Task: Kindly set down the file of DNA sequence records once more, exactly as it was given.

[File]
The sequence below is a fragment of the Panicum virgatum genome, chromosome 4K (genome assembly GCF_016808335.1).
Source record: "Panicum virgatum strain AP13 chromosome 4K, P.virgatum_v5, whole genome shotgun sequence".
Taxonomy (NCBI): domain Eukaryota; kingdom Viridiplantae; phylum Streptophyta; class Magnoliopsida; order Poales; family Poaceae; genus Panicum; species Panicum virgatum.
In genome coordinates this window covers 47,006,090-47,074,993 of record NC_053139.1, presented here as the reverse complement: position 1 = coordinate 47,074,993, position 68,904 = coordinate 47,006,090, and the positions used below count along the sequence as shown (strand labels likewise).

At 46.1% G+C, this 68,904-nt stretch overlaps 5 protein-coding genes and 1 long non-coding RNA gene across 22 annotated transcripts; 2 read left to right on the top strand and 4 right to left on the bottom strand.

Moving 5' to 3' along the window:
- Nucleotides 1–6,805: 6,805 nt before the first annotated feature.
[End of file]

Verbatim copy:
The sequence below is a fragment of the Panicum virgatum genome, chromosome 4K (genome assembly GCF_016808335.1).
Source record: "Panicum virgatum strain AP13 chromosome 4K, P.virgatum_v5, whole genome shotgun sequence".
Taxonomy (NCBI): domain Eukaryota; kingdom Viridiplantae; phylum Streptophyta; class Magnoliopsida; order Poales; family Poaceae; genus Panicum; species Panicum virgatum.
In genome coordinates this window covers 47,006,090-47,074,993 of record NC_053139.1, presented here as the reverse complement: position 1 = coordinate 47,074,993, position 68,904 = coordinate 47,006,090, and the positions used below count along the sequence as shown (strand labels likewise).

At 46.1% G+C, this 68,904-nt stretch overlaps 5 protein-coding genes and 1 long non-coding RNA gene across 22 annotated transcripts; 2 read left to right on the top strand and 4 right to left on the bottom strand.

Moving 5' to 3' along the window:
- Nucleotides 1–6,805: 6,805 nt before the first annotated feature.